Ян Стюарт

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Ian Stuart Donaldson (August 11, 1957September 24, 1993), commonly known as Ian Stuart, was the founder of Skrewdriver, a British punk rock and skinhead band.

Although the band's original lineup directed its energies towards a mixed punk rock crowd, the reformed band became increasingly associated with racist skinhead subculture. By the time of Stuart's death, Skrewdriver was known for its involvement in developing the white power rock music scene.

Musician[edit | edit source]

Stuart was born in Poulton-le-Fylde and was brought up in Blackpool, where he formed the band Skrewdriver in 1976. Skrewdriver was formed from the ashes of Tumbling Dice (a covers band who played material by The Rolling Stones, Free and The Who), and was inspired by Ian seeing the Sex Pistols play in Manchester. Skrewdriver at first had a punk image, and then they experimented with their look before eventually adopting the skinhead image. The original band had a reputation for attracting violence at their concerts (Bob Geldof was reportedly knocked unconscious at one Skrewdriver show), but they did not openly support any political party.[1][2]

Stuart as a punk (1977).

Although both Skrewdriver and the band Sham 69 had skinhead followings and racist fans early in their careers, Skrewdriver failed to get the same mainstream promotion that Sham 69 did, possibly because unlike Skrewdriver, Sham 69 denounced their racist fans, and even performed at Rock Against Racism concerts. [3][4]

After the original Skrewdriver lineup parted ways in 1979, Stuart reformed the band and began to write for a white power skinhead audience, receiving a great deal of promotion from the far right. The new Skrewdriver was openly supportive of extreme right-wing groups such as the National Front and Combat 18, raising funds for them (and affiliated organizations) through their White Noise Records label. As a result, Skrewdriver became known for racism, patronizing the white nationalist political agenda, and helping to pioneer programs such as Rock Against Communism.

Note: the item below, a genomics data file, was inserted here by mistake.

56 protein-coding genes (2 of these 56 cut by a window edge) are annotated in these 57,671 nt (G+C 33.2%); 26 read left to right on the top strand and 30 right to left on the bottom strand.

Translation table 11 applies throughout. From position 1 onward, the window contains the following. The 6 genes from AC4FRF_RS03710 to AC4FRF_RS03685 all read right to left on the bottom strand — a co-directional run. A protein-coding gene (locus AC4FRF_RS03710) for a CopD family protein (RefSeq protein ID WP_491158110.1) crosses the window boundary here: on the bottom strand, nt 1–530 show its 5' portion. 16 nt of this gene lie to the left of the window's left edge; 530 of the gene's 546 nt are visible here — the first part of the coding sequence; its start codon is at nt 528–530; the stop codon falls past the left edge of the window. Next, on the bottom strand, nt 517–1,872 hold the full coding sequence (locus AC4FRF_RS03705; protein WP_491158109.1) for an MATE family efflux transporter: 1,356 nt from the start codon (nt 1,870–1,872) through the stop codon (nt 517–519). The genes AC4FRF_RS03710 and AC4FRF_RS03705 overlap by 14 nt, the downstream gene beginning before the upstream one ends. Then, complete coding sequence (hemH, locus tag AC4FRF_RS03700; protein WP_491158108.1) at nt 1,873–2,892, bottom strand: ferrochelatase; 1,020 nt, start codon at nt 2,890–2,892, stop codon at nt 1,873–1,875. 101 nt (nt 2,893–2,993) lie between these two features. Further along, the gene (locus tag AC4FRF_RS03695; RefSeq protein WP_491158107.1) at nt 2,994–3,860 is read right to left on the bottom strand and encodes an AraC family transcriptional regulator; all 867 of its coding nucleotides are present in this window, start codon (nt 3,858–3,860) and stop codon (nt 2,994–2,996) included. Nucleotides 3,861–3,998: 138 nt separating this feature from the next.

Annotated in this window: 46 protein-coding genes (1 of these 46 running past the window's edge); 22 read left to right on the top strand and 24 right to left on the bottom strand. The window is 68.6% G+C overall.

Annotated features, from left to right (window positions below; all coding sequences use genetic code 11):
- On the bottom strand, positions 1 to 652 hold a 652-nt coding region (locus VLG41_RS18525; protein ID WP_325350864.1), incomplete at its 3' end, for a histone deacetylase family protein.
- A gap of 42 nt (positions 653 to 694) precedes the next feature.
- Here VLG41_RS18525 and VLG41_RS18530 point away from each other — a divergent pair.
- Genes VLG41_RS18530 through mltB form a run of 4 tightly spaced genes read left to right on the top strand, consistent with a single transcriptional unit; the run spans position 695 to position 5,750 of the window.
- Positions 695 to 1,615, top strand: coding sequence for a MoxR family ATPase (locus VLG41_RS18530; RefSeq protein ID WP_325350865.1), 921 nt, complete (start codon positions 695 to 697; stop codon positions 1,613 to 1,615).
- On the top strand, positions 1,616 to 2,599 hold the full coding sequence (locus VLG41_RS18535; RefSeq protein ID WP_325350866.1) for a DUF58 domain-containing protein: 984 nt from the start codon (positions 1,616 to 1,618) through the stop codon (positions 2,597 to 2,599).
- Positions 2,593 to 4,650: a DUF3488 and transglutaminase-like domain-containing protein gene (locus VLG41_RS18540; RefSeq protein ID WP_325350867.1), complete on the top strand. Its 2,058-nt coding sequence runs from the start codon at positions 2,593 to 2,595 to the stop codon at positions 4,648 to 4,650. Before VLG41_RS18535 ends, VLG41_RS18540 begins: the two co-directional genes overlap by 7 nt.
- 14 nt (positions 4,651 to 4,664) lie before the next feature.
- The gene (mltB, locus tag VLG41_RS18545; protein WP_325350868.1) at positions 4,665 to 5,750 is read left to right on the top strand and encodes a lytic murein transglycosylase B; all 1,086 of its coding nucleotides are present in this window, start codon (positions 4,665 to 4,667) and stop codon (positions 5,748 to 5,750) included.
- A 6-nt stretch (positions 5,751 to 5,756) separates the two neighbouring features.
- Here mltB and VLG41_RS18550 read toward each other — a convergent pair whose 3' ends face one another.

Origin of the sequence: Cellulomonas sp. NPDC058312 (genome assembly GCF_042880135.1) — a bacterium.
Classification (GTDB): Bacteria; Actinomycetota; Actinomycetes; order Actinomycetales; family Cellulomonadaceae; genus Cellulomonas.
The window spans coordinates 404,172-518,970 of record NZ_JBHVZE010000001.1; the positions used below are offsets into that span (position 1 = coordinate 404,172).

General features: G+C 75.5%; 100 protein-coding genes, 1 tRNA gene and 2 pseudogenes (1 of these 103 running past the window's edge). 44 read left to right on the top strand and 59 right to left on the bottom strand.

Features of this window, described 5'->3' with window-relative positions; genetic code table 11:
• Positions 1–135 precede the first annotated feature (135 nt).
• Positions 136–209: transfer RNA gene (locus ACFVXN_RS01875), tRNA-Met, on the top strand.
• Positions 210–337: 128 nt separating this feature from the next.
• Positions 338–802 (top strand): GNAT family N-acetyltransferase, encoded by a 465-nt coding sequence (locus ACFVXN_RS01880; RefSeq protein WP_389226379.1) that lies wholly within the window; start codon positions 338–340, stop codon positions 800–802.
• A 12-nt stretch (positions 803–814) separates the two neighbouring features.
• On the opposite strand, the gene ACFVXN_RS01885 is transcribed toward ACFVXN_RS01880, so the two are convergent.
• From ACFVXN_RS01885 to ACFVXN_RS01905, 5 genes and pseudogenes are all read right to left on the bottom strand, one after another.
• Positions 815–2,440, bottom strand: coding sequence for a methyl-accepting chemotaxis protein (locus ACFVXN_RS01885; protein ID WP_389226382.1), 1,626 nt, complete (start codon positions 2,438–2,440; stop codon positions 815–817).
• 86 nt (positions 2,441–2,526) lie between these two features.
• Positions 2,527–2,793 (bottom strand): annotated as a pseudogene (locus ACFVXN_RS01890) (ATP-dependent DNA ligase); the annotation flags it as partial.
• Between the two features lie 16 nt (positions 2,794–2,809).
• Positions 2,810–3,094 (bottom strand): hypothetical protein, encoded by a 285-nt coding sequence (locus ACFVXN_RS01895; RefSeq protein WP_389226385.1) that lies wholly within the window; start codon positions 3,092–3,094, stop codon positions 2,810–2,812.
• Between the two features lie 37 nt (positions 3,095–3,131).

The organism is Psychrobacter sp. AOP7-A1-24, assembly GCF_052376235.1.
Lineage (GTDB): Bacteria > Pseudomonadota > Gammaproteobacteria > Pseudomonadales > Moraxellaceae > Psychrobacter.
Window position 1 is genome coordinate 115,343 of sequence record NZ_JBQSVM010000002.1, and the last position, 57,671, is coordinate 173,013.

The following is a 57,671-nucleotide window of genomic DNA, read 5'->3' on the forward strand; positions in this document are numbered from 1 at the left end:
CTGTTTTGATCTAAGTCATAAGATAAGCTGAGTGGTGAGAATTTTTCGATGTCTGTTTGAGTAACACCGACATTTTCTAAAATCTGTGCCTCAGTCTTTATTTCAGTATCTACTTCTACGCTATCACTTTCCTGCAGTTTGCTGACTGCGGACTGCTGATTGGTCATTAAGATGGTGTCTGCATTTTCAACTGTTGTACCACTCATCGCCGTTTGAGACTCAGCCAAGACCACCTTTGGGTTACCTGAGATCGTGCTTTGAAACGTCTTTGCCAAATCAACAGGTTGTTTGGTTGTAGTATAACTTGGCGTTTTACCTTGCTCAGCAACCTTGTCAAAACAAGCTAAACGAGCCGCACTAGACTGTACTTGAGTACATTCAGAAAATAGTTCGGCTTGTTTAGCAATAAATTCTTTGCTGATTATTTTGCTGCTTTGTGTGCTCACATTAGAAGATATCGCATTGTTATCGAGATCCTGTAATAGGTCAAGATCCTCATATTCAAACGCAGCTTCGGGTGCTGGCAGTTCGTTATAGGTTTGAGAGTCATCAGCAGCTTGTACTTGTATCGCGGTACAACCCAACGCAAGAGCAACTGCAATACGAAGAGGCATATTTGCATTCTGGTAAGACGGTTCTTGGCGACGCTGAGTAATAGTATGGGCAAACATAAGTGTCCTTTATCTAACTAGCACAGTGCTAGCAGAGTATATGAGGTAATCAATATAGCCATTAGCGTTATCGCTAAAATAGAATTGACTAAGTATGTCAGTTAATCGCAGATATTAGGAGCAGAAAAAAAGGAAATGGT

Stuart, along with Nicky Crane, founded Blood and Honour, a neo-Nazi network that distributes white power music and organizes concerts. Stuart became leader of two other bands, White Diamond and The Klansmen, He also released several solo albums, including Patriotic Ballads volumes 1 and 2 with Skrewdriver guitarist Stigger, which covered traditional songs such as The Green Fields of France.

Stuart was one of the principal organisers of a concert near Waterloo station in London in 1992. Anti-Nazi groups organized a protest, resulting in confrontations and a near riot. Shortly before this, Stuart had taken a part-time job at a supermarket to help pay his rent. His employers dismissed him from his position after the incident.[Источник?]

As a result of his work, Stuart became an influential person in the white power movement, helping it attract international attention. His voice could be heard on rock band No Remorse's 1989 album "See you in Valhalla" in the song The Invisible Empire (whose title refers the Ku Klux Klan). Female vocalist Saga released three Tribute to Skrewdriver albums after his death, and Skrewdriver is still one of the most covered bands within the white power music scene.

In July 1993, Ian Stuart and Skrewdriver played their final concert in Waiblingen, Germany. The program, Kreuzritter für Deutschland, was organized by Andreas J. Voigt.

Death[edit | edit source]

In September 1993, Donaldson was killed in a car crash in Derbyshire. He was 36 years old at the time of his death.

Trivia[edit | edit source]

  • At one point, Stuart was close with Graham McPherson (Suggs) of the 2 Tone band Madness. They parted ways after Stuart became known in the press as an outspoken racist.[5]
  • The Hardcore punk band MDC ridiculed Donaldson's death with their song "Nazis Shouldn't Drive".[6]
  • The anti-fascist skinhead band Stage Bottles has a song called "Dead But Not Forgiven", which includes the lines "Ian couldn't drive a car / As we all know / He trusted too much in all his gods"[7]

Footnotes[edit | edit source]

Bibliography[edit | edit source]

  • White Noise: Inside the International Nazi Skinhead Scene, edited by Nick Lowles and Steve Silver (ISBN 0-9522038-3-9)
  • Ian Stuart - His message across to you. Everlasting songs. Excalibur Services, Antwerp 1995.
  • Diamond in the Dust - The Ian Stuart Biography. Blood and Honour England, London 2002.
  • Nazi Rock Star - Ian Stuart-Skrewdriver Biography by Paul London (a.k.a. Paul Burnley of No Remorse). Midgård, Gothenburg 2002.

See also[edit | edit source]

External links[edit | edit source]